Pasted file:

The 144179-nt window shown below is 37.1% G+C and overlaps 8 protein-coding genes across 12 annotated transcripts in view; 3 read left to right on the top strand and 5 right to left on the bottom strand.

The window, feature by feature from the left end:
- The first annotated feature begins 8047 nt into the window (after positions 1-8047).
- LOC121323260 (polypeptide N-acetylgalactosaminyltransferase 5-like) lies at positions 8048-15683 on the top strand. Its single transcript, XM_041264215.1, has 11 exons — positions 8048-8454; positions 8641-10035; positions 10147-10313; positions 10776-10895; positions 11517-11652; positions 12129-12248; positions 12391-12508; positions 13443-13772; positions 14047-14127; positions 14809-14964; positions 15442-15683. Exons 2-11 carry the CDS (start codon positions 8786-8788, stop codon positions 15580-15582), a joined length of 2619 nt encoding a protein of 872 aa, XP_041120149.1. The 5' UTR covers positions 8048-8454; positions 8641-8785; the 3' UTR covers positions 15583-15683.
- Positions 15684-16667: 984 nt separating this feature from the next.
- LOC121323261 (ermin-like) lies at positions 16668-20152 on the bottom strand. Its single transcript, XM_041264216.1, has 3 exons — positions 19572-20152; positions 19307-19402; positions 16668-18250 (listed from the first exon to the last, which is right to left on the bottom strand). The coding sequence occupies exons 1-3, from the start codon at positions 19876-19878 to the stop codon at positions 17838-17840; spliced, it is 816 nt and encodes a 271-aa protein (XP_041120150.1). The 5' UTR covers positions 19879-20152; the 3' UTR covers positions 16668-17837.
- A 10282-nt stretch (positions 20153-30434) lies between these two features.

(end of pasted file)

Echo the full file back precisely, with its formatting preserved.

The 144179-nt window shown below is 37.1% G+C and overlaps 8 protein-coding genes across 12 annotated transcripts in view; 3 read left to right on the top strand and 5 right to left on the bottom strand.

The window, feature by feature from the left end:
- The first annotated feature begins 8047 nt into the window (after positions 1-8047).
- LOC121323260 (polypeptide N-acetylgalactosaminyltransferase 5-like) lies at positions 8048-15683 on the top strand. Its single transcript, XM_041264215.1, has 11 exons — positions 8048-8454; positions 8641-10035; positions 10147-10313; positions 10776-10895; positions 11517-11652; positions 12129-12248; positions 12391-12508; positions 13443-13772; positions 14047-14127; positions 14809-14964; positions 15442-15683. Exons 2-11 carry the CDS (start codon positions 8786-8788, stop codon positions 15580-15582), a joined length of 2619 nt encoding a protein of 872 aa, XP_041120149.1. The 5' UTR covers positions 8048-8454; positions 8641-8785; the 3' UTR covers positions 15583-15683.
- Positions 15684-16667: 984 nt separating this feature from the next.
- LOC121323261 (ermin-like) lies at positions 16668-20152 on the bottom strand. Its single transcript, XM_041264216.1, has 3 exons — positions 19572-20152; positions 19307-19402; positions 16668-18250 (listed from the first exon to the last, which is right to left on the bottom strand). The coding sequence occupies exons 1-3, from the start codon at positions 19876-19878 to the stop codon at positions 17838-17840; spliced, it is 816 nt and encodes a 271-aa protein (XP_041120150.1). The 5' UTR covers positions 19879-20152; the 3' UTR covers positions 16668-17837.
- A 10282-nt stretch (positions 20153-30434) lies between these two features.